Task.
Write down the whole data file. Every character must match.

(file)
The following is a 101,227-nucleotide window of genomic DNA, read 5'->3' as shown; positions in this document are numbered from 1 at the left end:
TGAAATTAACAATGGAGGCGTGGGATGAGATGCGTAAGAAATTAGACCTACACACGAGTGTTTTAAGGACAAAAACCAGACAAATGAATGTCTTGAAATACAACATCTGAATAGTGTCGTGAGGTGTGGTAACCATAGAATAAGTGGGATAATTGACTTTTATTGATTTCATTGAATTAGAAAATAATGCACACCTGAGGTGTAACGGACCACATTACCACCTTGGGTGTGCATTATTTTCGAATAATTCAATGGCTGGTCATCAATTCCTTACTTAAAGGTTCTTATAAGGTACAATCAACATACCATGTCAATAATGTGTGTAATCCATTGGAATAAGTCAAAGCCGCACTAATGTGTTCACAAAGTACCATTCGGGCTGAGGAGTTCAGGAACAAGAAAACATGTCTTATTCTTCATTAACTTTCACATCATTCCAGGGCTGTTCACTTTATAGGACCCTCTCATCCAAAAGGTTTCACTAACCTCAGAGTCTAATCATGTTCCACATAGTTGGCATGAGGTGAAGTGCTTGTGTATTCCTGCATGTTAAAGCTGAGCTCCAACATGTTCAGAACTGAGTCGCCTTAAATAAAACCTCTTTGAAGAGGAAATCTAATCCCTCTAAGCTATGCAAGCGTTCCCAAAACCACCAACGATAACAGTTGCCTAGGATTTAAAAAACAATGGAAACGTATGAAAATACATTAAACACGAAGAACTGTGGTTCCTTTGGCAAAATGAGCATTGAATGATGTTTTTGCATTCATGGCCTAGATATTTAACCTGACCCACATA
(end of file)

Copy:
The following is a 101,227-nucleotide window of genomic DNA, read 5'->3' as shown; positions in this document are numbered from 1 at the left end:
TGAAATTAACAATGGAGGCGTGGGATGAGATGCGTAAGAAATTAGACCTACACACGAGTGTTTTAAGGACAAAAACCAGACAAATGAATGTCTTGAAATACAACATCTGAATAGTGTCGTGAGGTGTGGTAACCATAGAATAAGTGGGATAATTGACTTTTATTGATTTCATTGAATTAGAAAATAATGCACACCTGAGGTGTAACGGACCACATTACCACCTTGGGTGTGCATTATTTTCGAATAATTCAATGGCTGGTCATCAATTCCTTACTTAAAGGTTCTTATAAGGTACAATCAACATACCATGTCAATAATGTGTGTAATCCATTGGAATAAGTCAAAGCCGCACTAATGTGTTCACAAAGTACCATTCGGGCTGAGGAGTTCAGGAACAAGAAAACATGTCTTATTCTTCATTAACTTTCACATCATTCCAGGGCTGTTCACTTTATAGGACCCTCTCATCCAAAAGGTTTCACTAACCTCAGAGTCTAATCATGTTCCACATAGTTGGCATGAGGTGAAGTGCTTGTGTATTCCTGCATGTTAAAGCTGAGCTCCAACATGTTCAGAACTGAGTCGCCTTAAATAAAACCTCTTTGAAGAGGAAATCTAATCCCTCTAAGCTATGCAAGCGTTCCCAAAACCACCAACGATAACAGTTGCCTAGGATTTAAAAAACAATGGAAACGTATGAAAATACATTAAACACGAAGAACTGTGGTTCCTTTGGCAAAATGAGCATTGAATGATGTTTTTGCATTCATGGCCTAGATATTTAACCTGACCCACATA